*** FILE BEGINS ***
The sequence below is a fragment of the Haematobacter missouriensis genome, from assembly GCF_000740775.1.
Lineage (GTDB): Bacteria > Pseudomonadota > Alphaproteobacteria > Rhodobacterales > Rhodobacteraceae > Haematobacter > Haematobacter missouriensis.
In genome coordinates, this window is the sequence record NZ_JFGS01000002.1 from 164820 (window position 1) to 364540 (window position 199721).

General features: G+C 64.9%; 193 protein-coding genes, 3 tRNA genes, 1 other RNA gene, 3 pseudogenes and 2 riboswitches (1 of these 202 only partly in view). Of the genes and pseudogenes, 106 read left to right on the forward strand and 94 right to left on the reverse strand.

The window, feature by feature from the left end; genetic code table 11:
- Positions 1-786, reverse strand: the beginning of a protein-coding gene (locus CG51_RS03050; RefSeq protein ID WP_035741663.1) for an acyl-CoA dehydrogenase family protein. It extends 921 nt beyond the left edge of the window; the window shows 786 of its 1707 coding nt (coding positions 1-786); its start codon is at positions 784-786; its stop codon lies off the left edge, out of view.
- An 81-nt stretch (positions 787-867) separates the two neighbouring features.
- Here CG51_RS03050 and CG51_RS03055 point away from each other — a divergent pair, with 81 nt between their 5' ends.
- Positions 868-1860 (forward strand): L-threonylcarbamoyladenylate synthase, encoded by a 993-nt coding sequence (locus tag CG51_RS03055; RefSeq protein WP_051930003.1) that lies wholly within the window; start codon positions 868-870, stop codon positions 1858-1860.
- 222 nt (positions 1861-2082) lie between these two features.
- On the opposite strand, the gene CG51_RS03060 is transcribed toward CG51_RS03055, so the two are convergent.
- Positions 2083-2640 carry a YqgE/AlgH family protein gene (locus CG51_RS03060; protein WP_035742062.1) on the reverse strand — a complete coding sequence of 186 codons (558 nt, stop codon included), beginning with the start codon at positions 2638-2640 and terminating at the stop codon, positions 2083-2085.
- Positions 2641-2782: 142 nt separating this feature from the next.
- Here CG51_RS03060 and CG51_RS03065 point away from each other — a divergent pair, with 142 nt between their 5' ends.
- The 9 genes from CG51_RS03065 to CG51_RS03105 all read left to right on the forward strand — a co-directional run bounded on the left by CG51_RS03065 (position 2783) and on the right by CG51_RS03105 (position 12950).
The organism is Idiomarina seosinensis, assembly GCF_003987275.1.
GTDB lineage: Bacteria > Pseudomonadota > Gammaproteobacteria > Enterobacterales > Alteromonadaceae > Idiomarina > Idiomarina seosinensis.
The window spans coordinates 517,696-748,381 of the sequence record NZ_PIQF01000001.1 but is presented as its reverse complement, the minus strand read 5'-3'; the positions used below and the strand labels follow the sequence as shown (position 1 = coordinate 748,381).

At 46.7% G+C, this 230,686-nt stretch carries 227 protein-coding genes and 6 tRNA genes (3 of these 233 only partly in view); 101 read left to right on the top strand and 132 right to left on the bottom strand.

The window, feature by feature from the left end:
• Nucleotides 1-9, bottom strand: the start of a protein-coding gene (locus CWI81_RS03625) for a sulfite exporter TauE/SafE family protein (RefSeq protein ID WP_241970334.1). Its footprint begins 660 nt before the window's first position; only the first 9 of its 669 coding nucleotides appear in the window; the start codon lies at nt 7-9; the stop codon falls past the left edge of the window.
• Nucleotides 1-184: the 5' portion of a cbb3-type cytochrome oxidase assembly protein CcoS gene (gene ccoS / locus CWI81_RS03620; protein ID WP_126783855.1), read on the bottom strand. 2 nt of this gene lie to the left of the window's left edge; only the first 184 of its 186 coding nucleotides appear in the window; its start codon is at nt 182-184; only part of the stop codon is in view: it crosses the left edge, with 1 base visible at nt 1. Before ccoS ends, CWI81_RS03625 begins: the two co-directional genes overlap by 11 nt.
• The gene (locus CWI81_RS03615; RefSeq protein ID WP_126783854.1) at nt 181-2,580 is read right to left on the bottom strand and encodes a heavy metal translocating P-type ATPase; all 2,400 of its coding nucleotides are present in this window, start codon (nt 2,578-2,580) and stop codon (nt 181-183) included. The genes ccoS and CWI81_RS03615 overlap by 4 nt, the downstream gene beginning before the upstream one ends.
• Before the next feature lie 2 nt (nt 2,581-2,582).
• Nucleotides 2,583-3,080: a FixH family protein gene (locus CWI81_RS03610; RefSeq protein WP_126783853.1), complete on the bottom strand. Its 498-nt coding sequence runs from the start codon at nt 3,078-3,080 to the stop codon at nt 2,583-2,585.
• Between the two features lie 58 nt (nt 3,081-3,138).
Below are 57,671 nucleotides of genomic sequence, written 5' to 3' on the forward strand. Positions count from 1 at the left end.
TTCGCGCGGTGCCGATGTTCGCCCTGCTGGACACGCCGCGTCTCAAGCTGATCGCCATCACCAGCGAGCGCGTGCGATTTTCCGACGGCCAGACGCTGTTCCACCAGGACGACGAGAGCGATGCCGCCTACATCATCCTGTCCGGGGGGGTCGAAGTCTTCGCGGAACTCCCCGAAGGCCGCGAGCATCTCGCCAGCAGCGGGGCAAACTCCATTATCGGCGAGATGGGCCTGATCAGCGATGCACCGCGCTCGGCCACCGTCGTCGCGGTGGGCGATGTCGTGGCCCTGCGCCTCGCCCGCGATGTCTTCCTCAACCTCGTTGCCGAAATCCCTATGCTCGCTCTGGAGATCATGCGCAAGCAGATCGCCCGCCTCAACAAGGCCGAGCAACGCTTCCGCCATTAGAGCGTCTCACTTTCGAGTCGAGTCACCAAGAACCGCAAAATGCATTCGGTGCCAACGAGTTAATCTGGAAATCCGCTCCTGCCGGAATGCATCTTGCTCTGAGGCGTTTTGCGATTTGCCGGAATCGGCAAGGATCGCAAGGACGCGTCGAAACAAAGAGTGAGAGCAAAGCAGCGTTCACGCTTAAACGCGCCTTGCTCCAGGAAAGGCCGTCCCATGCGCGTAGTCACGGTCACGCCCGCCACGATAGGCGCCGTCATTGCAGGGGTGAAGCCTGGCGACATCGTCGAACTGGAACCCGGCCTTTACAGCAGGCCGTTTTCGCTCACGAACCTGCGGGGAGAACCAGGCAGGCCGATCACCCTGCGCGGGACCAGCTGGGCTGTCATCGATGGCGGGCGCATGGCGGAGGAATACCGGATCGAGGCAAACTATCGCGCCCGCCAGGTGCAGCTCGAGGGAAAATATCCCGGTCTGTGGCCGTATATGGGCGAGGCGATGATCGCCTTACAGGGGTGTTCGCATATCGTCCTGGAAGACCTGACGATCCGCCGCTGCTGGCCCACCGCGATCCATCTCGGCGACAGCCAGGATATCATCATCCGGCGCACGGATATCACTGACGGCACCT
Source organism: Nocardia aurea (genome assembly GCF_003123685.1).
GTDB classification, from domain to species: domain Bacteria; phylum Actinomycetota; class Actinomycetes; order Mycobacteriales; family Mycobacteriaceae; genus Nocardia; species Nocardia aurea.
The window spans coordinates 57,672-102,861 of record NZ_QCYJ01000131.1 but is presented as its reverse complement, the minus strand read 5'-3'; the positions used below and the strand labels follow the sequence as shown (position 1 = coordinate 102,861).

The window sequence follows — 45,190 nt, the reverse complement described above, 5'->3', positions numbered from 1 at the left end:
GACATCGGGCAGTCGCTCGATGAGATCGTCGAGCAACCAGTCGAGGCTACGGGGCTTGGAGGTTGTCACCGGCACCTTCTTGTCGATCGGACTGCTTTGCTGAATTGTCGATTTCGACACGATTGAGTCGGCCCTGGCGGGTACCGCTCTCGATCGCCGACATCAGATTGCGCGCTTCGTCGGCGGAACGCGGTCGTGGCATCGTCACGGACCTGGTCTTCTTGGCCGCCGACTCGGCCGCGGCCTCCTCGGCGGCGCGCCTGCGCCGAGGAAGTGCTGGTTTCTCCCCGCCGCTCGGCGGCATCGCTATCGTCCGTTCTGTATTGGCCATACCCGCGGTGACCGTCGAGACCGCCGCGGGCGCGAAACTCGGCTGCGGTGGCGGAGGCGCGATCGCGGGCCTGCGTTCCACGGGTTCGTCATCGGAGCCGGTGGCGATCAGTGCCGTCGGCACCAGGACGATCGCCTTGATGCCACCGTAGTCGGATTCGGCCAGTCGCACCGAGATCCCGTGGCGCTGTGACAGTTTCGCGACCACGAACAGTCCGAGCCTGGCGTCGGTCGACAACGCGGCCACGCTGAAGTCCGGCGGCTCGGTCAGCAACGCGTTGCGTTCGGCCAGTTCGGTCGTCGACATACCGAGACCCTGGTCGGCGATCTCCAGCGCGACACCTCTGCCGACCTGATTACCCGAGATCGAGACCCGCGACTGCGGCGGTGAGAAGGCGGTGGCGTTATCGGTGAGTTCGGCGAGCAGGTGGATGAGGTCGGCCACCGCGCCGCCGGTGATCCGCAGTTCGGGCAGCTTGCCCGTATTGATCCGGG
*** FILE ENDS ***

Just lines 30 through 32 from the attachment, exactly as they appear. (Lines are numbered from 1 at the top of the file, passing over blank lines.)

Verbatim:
GTDB classification, from domain to species: domain Bacteria; phylum Actinomycetota; class Actinomycetes; order Mycobacteriales; family Mycobacteriaceae; genus Nocardia; species Nocardia aurea.
The window spans coordinates 57,672-102,861 of record NZ_QCYJ01000131.1 but is presented as its reverse complement, the minus strand read 5'-3'; the positions used below and the strand labels follow the sequence as shown (position 1 = coordinate 102,861).

The window sequence follows — 45,190 nt, the reverse complement described above, 5'->3', positions numbered from 1 at the left end: